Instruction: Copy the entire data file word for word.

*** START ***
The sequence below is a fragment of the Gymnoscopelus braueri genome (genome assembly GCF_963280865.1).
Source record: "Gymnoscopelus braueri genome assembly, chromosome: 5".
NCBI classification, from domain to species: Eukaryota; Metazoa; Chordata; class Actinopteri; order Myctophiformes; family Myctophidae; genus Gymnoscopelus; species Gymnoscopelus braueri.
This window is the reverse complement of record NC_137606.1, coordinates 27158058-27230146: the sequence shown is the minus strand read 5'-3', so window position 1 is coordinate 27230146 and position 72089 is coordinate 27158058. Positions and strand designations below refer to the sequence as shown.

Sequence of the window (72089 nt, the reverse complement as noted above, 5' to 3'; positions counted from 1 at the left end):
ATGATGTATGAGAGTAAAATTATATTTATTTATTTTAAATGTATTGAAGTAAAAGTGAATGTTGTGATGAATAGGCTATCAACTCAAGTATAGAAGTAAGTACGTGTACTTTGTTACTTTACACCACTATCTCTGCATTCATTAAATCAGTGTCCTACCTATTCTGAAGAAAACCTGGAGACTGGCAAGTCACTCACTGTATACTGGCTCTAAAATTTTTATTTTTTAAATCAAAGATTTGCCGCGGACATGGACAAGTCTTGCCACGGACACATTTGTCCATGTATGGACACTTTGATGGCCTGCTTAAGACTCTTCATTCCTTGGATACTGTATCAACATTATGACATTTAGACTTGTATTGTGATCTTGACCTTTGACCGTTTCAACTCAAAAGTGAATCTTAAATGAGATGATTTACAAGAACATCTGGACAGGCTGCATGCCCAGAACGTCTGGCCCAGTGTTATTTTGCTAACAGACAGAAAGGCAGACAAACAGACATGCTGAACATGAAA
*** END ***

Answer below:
The sequence below is a fragment of the Gymnoscopelus braueri genome (genome assembly GCF_963280865.1).
Source record: "Gymnoscopelus braueri genome assembly, chromosome: 5".
NCBI classification, from domain to species: Eukaryota; Metazoa; Chordata; class Actinopteri; order Myctophiformes; family Myctophidae; genus Gymnoscopelus; species Gymnoscopelus braueri.
This window is the reverse complement of record NC_137606.1, coordinates 27158058-27230146: the sequence shown is the minus strand read 5'-3', so window position 1 is coordinate 27230146 and position 72089 is coordinate 27158058. Positions and strand designations below refer to the sequence as shown.

Sequence of the window (72089 nt, the reverse complement as noted above, 5' to 3'; positions counted from 1 at the left end):
ATGATGTATGAGAGTAAAATTATATTTATTTATTTTAAATGTATTGAAGTAAAAGTGAATGTTGTGATGAATAGGCTATCAACTCAAGTATAGAAGTAAGTACGTGTACTTTGTTACTTTACACCACTATCTCTGCATTCATTAAATCAGTGTCCTACCTATTCTGAAGAAAACCTGGAGACTGGCAAGTCACTCACTGTATACTGGCTCTAAAATTTTTATTTTTTAAATCAAAGATTTGCCGCGGACATGGACAAGTCTTGCCACGGACACATTTGTCCATGTATGGACACTTTGATGGCCTGCTTAAGACTCTTCATTCCTTGGATACTGTATCAACATTATGACATTTAGACTTGTATTGTGATCTTGACCTTTGACCGTTTCAACTCAAAAGTGAATCTTAAATGAGATGATTTACAAGAACATCTGGACAGGCTGCATGCCCAGAACGTCTGGCCCAGTGTTATTTTGCTAACAGACAGAAAGGCAGACAAACAGACATGCTGAACATGAAA